His 600-acre farm, accented by a water resort he built called Hume Springs, became today's Hume Springs, just south of the boundary with Arlington County.
Most of the current homes were built in the mid-1940s, according to Glenda Davis, a former Hume Springs Citizens Association president who has researched the area's history.
By the early 1980s, police were becoming aware of drug sales in the neighborhood, mostly marijuana. When the national crack epidemic hit in the late 1980s, things quickly spiraled downward.
"As soon as crack hit, it really inundated that area," Kennedy said. "You'd have people selling drugs all during the day," he said, adding that sales took place right down the street from Cora Kelly School, which backs up to Dale Street, and on a playground within 100 yards of the school.
Ellen Guldan, current president of the citizens association, recalls seeing drug sales in an alley right outside her kitchen window. "You'd hear gunshots in the night," she said. "One home had gunshots go through the front door where children were living. Huge crowds would gather on the street late at night. I'm talking midnight, 2 a.m., 4 a.m. They'd be starting fights, yelling at each other. It was tremendously noisy."
Drug dealers would gather in the parking lot behind the former barber shop, along Mount Vernon Avenue, authorities said. Less than 50 feet away, separated by only a fence, children would be playing in the parking lot of St. Rita School, a Catholic school for kindergarten through eighth grade. Sometimes, children would kick the ball over the fence.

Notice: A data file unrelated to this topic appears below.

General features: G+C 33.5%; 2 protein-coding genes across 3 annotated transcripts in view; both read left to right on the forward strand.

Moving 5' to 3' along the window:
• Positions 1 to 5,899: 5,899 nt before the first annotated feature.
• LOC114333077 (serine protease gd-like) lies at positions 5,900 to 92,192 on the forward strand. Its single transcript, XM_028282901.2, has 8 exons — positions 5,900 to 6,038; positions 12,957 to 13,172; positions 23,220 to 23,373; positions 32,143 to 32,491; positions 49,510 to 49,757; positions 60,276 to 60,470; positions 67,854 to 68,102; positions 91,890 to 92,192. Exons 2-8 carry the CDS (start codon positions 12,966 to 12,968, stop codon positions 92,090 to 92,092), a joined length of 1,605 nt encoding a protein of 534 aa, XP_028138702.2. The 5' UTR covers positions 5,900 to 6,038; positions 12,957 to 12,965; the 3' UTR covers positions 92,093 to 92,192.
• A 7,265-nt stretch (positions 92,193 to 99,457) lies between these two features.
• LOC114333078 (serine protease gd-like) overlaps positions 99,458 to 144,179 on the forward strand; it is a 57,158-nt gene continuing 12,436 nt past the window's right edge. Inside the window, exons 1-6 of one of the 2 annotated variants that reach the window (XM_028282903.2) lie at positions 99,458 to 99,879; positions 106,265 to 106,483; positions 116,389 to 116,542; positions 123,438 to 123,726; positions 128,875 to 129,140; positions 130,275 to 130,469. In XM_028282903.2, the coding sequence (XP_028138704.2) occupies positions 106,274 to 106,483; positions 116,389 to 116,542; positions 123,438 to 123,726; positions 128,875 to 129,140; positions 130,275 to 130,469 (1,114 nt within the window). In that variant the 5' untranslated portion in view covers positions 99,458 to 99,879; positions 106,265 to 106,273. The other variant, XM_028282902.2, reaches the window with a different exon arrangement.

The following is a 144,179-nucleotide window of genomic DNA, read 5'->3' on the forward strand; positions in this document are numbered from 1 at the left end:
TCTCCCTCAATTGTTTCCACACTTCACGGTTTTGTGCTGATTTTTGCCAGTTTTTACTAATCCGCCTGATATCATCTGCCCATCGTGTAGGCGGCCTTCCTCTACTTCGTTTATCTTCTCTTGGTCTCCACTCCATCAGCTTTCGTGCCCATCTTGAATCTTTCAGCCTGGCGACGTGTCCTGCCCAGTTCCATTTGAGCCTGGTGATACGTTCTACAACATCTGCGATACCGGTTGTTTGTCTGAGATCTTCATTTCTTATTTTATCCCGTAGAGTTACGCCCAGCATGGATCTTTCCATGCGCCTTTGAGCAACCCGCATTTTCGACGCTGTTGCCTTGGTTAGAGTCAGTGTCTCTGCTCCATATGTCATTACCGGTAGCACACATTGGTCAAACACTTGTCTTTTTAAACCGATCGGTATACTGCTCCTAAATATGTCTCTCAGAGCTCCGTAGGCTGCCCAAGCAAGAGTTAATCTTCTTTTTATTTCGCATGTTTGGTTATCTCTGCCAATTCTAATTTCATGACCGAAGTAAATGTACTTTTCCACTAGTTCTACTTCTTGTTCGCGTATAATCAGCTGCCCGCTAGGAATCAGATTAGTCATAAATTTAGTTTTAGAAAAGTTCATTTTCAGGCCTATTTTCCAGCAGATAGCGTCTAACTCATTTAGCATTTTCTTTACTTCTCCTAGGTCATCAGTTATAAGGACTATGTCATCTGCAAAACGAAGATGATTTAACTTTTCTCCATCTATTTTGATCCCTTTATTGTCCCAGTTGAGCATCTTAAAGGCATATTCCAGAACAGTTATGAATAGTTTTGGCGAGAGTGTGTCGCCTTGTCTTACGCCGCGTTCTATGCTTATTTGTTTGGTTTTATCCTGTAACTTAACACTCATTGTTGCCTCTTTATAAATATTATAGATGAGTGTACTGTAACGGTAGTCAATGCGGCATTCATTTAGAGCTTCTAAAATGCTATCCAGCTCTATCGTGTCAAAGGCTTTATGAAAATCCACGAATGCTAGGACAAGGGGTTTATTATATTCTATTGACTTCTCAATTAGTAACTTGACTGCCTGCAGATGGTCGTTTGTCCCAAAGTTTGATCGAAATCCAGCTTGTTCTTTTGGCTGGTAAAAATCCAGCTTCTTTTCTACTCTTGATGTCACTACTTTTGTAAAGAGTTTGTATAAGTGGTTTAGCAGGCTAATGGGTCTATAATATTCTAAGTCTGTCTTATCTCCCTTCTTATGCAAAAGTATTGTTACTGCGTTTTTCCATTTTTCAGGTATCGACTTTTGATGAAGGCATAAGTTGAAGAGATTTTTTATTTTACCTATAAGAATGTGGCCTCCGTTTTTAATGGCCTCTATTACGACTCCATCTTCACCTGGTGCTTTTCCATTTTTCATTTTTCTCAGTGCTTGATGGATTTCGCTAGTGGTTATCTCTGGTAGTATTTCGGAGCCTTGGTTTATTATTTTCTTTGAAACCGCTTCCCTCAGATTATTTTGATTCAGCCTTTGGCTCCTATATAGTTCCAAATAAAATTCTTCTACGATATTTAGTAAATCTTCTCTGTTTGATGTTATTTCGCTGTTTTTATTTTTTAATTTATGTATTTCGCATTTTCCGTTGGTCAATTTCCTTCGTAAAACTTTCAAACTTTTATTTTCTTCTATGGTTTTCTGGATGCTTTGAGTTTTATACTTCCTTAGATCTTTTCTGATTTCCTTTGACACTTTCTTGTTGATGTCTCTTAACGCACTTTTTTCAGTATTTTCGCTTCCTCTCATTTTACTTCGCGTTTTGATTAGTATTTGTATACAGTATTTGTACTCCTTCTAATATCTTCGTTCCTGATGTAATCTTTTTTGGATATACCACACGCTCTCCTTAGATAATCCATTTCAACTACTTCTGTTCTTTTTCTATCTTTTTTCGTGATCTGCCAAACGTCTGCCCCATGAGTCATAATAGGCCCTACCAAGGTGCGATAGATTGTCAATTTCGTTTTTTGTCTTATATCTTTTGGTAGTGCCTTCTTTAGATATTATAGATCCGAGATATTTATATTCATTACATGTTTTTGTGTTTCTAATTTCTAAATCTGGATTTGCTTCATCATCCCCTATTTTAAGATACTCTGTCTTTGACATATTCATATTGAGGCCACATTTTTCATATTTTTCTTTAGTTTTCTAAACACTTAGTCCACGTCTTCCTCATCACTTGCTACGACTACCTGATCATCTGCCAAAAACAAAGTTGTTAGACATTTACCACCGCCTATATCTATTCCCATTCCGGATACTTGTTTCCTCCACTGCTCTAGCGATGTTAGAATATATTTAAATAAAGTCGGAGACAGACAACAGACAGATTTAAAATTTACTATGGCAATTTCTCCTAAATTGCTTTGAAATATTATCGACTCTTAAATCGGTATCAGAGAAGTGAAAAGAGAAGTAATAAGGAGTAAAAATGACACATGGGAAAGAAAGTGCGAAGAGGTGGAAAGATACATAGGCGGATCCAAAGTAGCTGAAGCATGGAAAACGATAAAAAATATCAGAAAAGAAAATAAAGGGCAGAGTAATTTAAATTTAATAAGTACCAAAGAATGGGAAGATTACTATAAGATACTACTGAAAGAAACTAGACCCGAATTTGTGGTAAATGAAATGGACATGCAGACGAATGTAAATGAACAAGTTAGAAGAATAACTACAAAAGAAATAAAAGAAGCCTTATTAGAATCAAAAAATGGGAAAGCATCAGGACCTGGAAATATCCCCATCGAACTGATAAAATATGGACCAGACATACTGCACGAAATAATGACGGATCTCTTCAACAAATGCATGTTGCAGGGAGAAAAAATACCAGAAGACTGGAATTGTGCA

The drug dealers would throw it back.
"We certainly were conscious of the activity back there in the parking lot, and I would never let the children go retrieve a ball," Principal Mary Schlickenmaier said, adding that her students were never injured or harassed.
The police narcotics unit would try to spot sales and make arrests but was undermanned and occasionally outsmarted by dealers who monitored police scanners and set up lookouts throughout the neighborhood. "It was like stepping on a bubble in the carpet," Kennedy recalled. "You stop it here, it pops up someplace else. We just didn't have a massive occupying force to go out there."
Frustration began building among Hume Springs residents, more of whom owned their homes than in the past and therefore had a bigger stake in the neighborhood. The citizens association took action.
In 1993, residents formed a Neighborhood Walk group. Members strolled through the streets at a designated time each evening.
"We thought one reason they felt so comfortable hanging out was because no one else was out there," Davis said. "People would come home from work and stay in the house. So we decided to be more visible. We would stand at one street corner, and they would have the other and they would move on."
The residents bought a television set and an air conditioner for a police satellite station that was in the neighborhood but only sporadically staffed.
Alarmed at seeing people drive to the area to buy drugs, they got the city to change the street signs in an alley riddled with drug trafficking. Before, the street was marked for two-way traffic. Now, it's one way and can be entered only from inside the neighborhood.